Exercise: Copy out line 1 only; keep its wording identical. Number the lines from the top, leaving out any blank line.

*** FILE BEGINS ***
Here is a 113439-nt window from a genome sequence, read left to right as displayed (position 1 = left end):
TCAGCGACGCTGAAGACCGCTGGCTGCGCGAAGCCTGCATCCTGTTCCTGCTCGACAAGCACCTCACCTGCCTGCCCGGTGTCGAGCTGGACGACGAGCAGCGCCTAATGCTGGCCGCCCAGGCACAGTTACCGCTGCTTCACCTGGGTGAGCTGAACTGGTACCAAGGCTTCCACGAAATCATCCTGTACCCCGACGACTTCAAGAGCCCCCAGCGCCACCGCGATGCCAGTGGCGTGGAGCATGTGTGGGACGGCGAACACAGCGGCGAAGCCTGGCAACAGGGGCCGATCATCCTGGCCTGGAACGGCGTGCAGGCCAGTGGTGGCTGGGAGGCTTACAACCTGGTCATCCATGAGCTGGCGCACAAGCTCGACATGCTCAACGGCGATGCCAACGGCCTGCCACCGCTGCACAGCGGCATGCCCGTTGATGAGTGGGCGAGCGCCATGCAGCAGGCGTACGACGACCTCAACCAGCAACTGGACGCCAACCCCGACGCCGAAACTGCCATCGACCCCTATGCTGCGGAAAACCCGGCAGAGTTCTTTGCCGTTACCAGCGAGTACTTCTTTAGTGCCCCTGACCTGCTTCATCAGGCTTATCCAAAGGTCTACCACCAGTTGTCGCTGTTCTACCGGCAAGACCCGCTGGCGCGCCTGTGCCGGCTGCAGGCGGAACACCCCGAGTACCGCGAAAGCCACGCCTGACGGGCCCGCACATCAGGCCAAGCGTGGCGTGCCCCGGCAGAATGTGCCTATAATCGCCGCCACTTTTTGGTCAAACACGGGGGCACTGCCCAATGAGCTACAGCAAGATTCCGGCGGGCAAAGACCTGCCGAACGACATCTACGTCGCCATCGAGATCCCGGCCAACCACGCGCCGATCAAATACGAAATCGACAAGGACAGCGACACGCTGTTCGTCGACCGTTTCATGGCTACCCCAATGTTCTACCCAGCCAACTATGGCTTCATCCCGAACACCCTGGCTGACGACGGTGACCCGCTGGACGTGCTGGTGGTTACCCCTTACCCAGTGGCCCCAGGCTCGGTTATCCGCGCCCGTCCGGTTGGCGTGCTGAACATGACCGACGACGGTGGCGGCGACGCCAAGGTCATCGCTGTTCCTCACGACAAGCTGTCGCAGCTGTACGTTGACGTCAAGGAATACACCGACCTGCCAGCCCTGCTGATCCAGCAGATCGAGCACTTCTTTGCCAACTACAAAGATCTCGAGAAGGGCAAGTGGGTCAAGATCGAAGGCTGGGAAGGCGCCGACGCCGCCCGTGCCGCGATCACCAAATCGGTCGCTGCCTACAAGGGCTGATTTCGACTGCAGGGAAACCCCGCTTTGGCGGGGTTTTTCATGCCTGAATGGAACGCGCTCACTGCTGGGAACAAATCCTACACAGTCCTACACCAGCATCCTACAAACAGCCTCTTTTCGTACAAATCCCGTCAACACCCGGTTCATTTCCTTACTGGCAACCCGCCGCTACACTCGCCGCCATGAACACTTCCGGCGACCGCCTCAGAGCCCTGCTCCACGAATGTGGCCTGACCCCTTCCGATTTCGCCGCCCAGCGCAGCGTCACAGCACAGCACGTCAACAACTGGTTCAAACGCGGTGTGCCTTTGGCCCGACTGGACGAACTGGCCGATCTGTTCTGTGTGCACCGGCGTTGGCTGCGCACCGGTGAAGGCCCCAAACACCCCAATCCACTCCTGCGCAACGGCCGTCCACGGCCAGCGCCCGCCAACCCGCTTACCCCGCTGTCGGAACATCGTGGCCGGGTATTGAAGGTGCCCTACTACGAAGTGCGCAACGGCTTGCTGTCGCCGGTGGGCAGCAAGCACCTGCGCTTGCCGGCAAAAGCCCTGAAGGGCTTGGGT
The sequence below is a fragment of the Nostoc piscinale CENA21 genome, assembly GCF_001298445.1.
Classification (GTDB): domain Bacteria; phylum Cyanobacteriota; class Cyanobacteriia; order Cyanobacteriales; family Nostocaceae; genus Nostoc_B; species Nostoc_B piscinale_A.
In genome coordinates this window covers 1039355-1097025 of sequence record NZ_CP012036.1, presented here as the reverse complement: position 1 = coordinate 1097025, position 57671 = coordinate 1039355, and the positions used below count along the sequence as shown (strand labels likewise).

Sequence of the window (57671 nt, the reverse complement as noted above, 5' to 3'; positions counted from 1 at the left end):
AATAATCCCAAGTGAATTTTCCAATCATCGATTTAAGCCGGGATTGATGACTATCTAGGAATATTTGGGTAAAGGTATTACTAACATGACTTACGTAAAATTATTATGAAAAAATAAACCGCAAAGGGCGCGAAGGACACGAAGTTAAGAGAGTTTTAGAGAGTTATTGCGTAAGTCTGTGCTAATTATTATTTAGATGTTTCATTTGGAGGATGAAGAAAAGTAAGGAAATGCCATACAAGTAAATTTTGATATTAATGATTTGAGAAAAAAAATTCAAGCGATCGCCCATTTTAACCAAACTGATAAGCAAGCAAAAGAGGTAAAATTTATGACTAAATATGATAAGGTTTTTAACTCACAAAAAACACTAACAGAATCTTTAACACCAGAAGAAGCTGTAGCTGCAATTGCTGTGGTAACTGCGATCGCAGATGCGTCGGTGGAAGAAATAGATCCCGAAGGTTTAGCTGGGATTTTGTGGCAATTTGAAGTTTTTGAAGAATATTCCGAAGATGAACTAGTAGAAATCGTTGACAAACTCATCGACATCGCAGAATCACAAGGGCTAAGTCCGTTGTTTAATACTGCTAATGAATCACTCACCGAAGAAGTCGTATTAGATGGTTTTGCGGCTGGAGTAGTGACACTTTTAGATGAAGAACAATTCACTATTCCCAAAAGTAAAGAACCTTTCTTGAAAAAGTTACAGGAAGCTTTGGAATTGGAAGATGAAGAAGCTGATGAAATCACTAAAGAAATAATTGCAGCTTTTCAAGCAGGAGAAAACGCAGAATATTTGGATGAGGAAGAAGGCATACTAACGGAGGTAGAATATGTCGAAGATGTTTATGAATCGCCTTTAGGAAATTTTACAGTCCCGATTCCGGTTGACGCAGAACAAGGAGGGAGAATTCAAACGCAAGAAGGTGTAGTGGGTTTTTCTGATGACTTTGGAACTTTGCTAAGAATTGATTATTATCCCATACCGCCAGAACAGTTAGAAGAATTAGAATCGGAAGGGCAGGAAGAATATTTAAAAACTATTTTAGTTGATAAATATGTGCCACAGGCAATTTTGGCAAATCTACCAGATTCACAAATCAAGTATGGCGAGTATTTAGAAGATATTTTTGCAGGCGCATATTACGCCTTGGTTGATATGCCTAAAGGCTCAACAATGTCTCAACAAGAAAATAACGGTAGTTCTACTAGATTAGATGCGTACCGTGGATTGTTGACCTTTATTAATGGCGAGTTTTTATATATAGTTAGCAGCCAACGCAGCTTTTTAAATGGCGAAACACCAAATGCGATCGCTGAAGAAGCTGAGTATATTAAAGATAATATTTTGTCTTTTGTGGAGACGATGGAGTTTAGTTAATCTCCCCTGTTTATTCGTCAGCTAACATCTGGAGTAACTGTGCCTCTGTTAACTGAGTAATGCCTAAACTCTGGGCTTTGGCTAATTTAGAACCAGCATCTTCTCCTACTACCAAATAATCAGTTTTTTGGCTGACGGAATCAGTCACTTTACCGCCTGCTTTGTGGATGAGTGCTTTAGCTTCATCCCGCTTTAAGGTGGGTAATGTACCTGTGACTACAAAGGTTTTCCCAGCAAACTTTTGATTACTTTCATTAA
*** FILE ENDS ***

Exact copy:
Here is a 113439-nt window from a genome sequence, read left to right as displayed (position 1 = left end):